Washington State Beer Adventures

Going Back to Washington


In July 2015, I had the good fortune to take a family trip to Washington State, first to Seattle and then on to the San Juan Islands. I was really looking forward to this trip since it has been ten years since I've been there, plus I'd never been to that part of the state. Another huge factor was my appreciation of beer has grown a good bit since then. I remember being picked up at the airport in Portand Oregan (business later took us into the Columbia River Valley) and the fellow had been living there for some time. He knew and better appreciated the craft beer scene than me — at least that's how I'm assessing it now — because he ordered a very hoppy beer for me and it seemed terrible. Now knowing how to appreciate the big hopped beers and that Yakima Valley is just to the East of where I will be, well, as stated, I was excited to go back.

Pliny and The Fool

Now one of the elusive beers on my beer bucket list is Russian River's Pliny the Elder. I came close to having this once, but that is a story for another day. Not sure if I might be able to find this beer in Seattle, I took along two Dogfish Head's 120-Minute IPAs in hope of some far-fetched bartering. I have learned that the 120s can be highly sought after beers in some areas, so my thought was a trade, two for one. I discovered a highend beer shop in the city on Yelp and contacted them, asking about Pliny. As I landed, their response popped up on my smartphone. Russian River has pulled out of Washington state some years ago. Oh well, I would just have to have the 120s myself (shared with company).

First Stop

We would be meeting family at a rental house in a couple days but we wanted to take in Seattle before our rendevous on San Juan Island. Our first stop was Pikes Market and lunch. We had read about Lowell's at Pikes Market.  They have an incredible view of the Seattle waterfront. They have a wide selection of local food favorites. Crab cakes are a Maryland tradition, so I had  to give theirs a try. They also had a decent selection of local beers. I had the Pikes IPA. It seemed fitting that my first beer in Seattle be an IPA. I liked it, but was it just the dizziness of finding myself in Seattle.

Pike's IPA at Lowell's at Pikes Market

Pike's IPA at Lowell's at Pikes Market

A Craft Beer Museum

“The 9,000-year history of beer is rich,” says Charles Finkel, co-owner of Pike Brewing Co. and the enclosed breweriana museum, which, in 2008, was named the city’s best local attraction by both the Seattle Times and the Post-Intelligencer.
— All About Beer Magazine - Volume 36, Issue 2

I had read in an All About Beer article (All About Beer Magazine - Volume 36, Issue 2) about the Pikes brewpub and their museum to craft beer. It also was at Pike's Market, so I slipped my head in to look around. We had already eaten so all I brought out was a beer coaster (see pic). There was a lot of interesting beer tidbits around. It reminded me a bit of a Hard Rock Cafe with all the momentos about the walls, only this was beery stuff.

Finding Local Beer

I knew we would be on San Juan Island for the better part of a week along with some fellow beer drinkers. Therefore, being the beer aficiando (tongue in cheek) that I am, I wanted to pick up some local beer to have ready at the house for sipping and meals. Fortunately, we discovered there was a Total Wine & More. Score! I'd never been in one of their stores but have been given stories of their legendary beer selections. Lets say we did okay finding some bombers of Nikasi, Elysian, Alesmith, Double Mountain Koelsh, Pfriem, Pikes Scotch Ale, and a Selkirk Abbey quad.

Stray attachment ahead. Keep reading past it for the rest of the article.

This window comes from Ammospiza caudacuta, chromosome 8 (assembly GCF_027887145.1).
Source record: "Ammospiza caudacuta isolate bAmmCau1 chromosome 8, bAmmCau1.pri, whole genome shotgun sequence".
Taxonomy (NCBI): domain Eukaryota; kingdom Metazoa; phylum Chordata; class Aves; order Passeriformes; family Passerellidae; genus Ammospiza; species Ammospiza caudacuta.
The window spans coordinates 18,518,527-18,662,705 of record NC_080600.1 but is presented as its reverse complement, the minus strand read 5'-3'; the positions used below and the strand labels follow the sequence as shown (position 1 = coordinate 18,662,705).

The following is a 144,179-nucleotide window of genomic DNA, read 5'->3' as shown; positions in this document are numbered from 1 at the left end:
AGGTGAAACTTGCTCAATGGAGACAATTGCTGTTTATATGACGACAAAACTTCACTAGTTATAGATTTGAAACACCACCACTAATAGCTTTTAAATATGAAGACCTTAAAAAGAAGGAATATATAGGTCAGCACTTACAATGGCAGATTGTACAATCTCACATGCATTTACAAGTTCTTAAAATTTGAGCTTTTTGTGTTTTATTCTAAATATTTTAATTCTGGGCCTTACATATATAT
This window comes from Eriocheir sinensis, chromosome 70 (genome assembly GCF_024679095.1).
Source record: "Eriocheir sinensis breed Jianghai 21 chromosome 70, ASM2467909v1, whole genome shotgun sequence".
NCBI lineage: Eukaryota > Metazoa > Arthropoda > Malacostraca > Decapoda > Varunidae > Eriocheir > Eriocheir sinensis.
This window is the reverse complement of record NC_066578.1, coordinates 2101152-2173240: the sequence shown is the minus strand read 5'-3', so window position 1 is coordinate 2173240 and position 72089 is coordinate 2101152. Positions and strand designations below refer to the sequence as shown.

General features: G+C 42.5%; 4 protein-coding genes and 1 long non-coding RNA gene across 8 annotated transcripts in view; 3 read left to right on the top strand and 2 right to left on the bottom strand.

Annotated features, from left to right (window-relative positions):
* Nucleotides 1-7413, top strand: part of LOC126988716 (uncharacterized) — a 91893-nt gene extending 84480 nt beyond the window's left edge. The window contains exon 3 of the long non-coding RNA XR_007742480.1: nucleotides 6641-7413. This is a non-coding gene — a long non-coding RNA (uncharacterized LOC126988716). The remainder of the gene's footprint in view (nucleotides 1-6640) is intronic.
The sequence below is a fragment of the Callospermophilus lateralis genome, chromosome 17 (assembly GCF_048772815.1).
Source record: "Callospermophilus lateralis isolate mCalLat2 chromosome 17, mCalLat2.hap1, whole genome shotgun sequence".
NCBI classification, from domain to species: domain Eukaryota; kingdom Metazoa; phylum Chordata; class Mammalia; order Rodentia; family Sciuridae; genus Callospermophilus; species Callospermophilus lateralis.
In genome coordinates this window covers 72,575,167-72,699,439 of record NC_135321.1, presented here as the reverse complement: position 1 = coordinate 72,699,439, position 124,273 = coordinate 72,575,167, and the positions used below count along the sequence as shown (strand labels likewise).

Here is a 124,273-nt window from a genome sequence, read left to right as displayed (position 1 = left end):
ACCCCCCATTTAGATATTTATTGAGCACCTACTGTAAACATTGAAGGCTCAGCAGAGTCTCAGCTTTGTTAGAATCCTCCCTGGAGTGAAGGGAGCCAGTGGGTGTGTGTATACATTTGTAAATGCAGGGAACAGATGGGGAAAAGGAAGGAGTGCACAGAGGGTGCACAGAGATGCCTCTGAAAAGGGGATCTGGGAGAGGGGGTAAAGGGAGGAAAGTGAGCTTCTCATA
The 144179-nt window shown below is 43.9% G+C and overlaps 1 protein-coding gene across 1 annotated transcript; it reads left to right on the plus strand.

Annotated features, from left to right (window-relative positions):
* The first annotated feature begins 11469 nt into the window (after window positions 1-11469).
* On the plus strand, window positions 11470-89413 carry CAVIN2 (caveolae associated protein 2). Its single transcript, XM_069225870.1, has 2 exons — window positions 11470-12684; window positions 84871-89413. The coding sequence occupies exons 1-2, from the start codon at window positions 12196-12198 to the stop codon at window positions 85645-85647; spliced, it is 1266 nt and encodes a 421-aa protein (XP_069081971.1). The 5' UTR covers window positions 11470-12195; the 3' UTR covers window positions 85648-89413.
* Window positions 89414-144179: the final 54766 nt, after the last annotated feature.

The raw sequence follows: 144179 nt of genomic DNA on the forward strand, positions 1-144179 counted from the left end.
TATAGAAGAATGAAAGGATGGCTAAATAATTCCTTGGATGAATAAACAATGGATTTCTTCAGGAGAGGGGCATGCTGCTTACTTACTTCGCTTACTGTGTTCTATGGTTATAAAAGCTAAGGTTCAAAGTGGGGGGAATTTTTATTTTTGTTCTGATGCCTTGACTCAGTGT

A Happy Mistake

If you've never been to the Seattle area you should know that to get to many great places from there requires a ferry ride. And its always a good idea to have a reservation so you can insure a ride on said ferry. And its also a good idea to have your reservation clearly written down so you don't show up an hour late. Gotta feeling where I'm going? We missed our ferry because we got the time wrong. So we had few hours to spend in the launching off town of Anacortes, WA. So, why not grab a beer and a bit to eat. As serendipity would have it, we found the Rockfish Grill. Wait, it gets better — they also own Anacortes Brewery. We noticed there was a back courtyard so as we entered to meet the host, we requested a table in the back yard. It was an traditional shotgun style bar with patrons watching the final of the womens World Cup Soccer. In the back, they have a small courtyard with tables were we enjoyed the fine weather and fleeting daylight. Being from Maryland, I always have to test the local versions of seafood (see Lowell's above). Ooo, they have crab cakes. Now, I'm sure if their chef were to come to the Chesapeake Bay region they would say we put too much seasoning on the delicate crab. So while I thouroughly enjoyed my crabcake, it left my pallate wanting for some Old Bay seasoning. 

Wish I could have stayed longer to sample more of their beer selections. I had the Aviator dopplebock served in a small goblet. Very nice beer, I only wish we had time to sample more goods from their brewery.  We didn't have long to enjoy this place and will definately stop in if ever in town again. But we did have time for dessert, especially since they said they have a vanilla porter icecream. Wow, good stuff. Delicate and full of flavor. (see pic)

Porter Vanilla Ice Cream at Rock Fish Grill, Anacortes, WA.

Porter Vanilla Ice Cream at Rock Fish Grill, Anacortes, WA.

I Hate to Taste and Run

We wanted to wander over to the beautiful city of Victoria, British Columbia on the Canadian side. And what a wonderful place it is, extremely beautiful. We walked along the waterfront and toured the Parliment building. My family tolerates my beer fascination but I have to be careful not to push their patience too far, especially on a family vacation. But since Vancouver Island Brewing was just a few blocks away, they did allow the beer drinkers in our group to visit the taproom. They have been around for some thirty years, a long time for a craft brewery. They have won some national and international awards with their beers and had a large selection. We did a flight and were very impressed with their beers and the breath of their pours.